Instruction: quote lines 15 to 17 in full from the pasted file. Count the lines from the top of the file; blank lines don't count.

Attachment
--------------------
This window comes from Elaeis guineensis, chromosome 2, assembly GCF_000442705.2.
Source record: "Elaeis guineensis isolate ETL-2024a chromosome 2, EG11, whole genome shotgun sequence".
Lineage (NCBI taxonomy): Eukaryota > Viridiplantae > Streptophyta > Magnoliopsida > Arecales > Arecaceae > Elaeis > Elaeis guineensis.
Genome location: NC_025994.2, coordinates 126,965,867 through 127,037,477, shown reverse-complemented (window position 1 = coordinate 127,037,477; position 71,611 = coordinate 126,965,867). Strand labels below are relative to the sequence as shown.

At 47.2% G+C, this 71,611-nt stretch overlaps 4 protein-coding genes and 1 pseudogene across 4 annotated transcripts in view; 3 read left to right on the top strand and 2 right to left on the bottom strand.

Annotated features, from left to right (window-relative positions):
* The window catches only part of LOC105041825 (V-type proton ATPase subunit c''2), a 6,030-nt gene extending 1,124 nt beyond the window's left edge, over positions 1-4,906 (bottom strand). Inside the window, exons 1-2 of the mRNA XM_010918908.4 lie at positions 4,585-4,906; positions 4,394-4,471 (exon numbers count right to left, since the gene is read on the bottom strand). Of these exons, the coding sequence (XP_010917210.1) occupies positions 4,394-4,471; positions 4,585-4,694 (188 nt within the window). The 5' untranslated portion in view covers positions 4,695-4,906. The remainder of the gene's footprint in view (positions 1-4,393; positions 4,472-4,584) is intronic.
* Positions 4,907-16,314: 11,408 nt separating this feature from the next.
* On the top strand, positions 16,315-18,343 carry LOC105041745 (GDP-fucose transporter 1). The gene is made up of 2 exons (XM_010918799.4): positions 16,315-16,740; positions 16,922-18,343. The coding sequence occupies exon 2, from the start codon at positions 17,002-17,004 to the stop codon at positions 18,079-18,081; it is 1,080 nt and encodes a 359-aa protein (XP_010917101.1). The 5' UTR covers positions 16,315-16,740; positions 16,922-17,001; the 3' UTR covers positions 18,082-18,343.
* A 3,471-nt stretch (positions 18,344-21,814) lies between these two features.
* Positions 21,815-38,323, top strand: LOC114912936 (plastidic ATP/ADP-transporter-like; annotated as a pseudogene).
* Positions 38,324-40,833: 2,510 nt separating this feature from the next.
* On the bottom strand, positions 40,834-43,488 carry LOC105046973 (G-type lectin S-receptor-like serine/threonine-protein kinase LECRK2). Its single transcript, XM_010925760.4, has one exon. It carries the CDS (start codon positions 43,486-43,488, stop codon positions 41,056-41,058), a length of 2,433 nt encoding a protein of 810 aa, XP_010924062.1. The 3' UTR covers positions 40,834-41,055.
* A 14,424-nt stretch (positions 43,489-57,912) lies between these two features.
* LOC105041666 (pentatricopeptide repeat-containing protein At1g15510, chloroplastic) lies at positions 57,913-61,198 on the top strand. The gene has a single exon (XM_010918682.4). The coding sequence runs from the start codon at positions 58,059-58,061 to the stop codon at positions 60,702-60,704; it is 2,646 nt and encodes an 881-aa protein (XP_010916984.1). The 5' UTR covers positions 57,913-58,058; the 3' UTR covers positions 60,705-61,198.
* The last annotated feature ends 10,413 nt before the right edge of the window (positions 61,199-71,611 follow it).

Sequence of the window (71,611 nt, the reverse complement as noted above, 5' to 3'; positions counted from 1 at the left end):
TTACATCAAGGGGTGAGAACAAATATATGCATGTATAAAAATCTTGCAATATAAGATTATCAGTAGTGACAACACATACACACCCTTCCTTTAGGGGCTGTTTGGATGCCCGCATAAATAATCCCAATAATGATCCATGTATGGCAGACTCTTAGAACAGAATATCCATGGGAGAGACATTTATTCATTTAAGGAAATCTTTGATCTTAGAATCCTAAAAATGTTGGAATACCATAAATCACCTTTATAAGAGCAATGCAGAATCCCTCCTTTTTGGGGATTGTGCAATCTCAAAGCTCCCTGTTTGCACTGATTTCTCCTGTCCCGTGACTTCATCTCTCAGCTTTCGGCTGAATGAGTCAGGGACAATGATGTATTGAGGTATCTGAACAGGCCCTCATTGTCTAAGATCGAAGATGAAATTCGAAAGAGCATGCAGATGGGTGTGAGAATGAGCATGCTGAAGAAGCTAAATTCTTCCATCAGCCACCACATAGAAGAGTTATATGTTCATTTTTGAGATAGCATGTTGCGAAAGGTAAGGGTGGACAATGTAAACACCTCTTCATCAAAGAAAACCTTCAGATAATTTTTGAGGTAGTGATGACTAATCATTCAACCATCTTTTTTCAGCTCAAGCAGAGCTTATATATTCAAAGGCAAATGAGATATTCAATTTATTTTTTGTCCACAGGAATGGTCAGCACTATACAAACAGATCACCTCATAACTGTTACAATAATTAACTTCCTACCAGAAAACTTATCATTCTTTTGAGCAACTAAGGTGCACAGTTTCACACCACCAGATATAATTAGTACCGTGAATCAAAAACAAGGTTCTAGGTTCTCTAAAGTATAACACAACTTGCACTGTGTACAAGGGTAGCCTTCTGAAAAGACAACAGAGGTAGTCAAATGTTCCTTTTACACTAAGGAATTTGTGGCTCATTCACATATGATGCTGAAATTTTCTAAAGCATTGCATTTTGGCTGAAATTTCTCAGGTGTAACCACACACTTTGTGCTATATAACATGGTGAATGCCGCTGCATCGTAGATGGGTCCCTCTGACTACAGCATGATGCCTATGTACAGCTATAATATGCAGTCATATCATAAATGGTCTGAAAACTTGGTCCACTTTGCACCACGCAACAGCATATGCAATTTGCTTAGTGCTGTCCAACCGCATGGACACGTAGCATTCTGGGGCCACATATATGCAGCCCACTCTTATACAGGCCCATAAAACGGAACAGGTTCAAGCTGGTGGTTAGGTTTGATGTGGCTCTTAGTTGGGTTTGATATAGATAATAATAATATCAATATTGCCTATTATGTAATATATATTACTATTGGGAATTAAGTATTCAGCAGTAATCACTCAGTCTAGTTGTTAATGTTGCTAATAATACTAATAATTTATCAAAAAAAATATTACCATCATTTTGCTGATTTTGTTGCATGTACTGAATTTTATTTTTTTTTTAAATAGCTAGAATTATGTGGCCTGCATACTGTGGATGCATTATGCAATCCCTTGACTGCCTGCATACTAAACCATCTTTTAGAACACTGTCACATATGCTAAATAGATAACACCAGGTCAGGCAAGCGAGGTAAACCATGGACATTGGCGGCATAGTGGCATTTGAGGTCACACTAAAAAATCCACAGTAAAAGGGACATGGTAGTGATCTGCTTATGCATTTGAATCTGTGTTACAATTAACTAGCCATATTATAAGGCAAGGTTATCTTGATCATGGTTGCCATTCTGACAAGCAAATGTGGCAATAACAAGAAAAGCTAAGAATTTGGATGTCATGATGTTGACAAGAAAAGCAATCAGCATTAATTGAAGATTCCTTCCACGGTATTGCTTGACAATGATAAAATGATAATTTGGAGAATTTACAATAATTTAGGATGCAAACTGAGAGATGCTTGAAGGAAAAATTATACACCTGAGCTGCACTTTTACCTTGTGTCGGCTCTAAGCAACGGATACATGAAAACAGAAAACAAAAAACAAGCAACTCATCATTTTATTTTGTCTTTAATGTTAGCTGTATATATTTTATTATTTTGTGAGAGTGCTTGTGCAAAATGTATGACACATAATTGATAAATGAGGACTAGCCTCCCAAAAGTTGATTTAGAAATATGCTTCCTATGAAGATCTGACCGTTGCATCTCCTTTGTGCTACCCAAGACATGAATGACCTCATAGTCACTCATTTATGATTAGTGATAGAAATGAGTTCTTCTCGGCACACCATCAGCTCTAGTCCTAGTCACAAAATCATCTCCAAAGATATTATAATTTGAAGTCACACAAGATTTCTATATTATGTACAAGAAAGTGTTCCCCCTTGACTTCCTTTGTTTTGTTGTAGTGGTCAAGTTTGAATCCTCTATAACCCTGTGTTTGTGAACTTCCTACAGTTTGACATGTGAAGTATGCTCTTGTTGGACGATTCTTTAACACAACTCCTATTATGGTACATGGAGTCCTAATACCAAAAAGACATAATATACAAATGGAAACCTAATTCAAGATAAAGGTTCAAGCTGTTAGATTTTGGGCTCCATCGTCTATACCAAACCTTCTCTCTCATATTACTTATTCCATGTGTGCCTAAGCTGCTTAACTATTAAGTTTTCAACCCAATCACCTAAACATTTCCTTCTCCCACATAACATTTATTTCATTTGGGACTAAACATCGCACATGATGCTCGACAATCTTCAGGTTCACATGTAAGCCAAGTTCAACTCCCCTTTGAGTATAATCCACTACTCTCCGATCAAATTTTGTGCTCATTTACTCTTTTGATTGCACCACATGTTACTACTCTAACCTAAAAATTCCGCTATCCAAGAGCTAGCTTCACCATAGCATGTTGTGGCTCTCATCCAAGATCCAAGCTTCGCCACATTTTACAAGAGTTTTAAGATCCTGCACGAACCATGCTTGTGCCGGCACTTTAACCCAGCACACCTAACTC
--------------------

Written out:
* LOC105041666 (pentatricopeptide repeat-containing protein At1g15510, chloroplastic) lies at positions 57,913-61,198 on the top strand. The gene has a single exon (XM_010918682.4). The coding sequence runs from the start codon at positions 58,059-58,061 to the stop codon at positions 60,702-60,704; it is 2,646 nt and encodes an 881-aa protein (XP_010916984.1). The 5' UTR covers positions 57,913-58,058; the 3' UTR covers positions 60,705-61,198.
* The last annotated feature ends 10,413 nt before the right edge of the window (positions 61,199-71,611 follow it).

Sequence of the window (71,611 nt, the reverse complement as noted above, 5' to 3'; positions counted from 1 at the left end):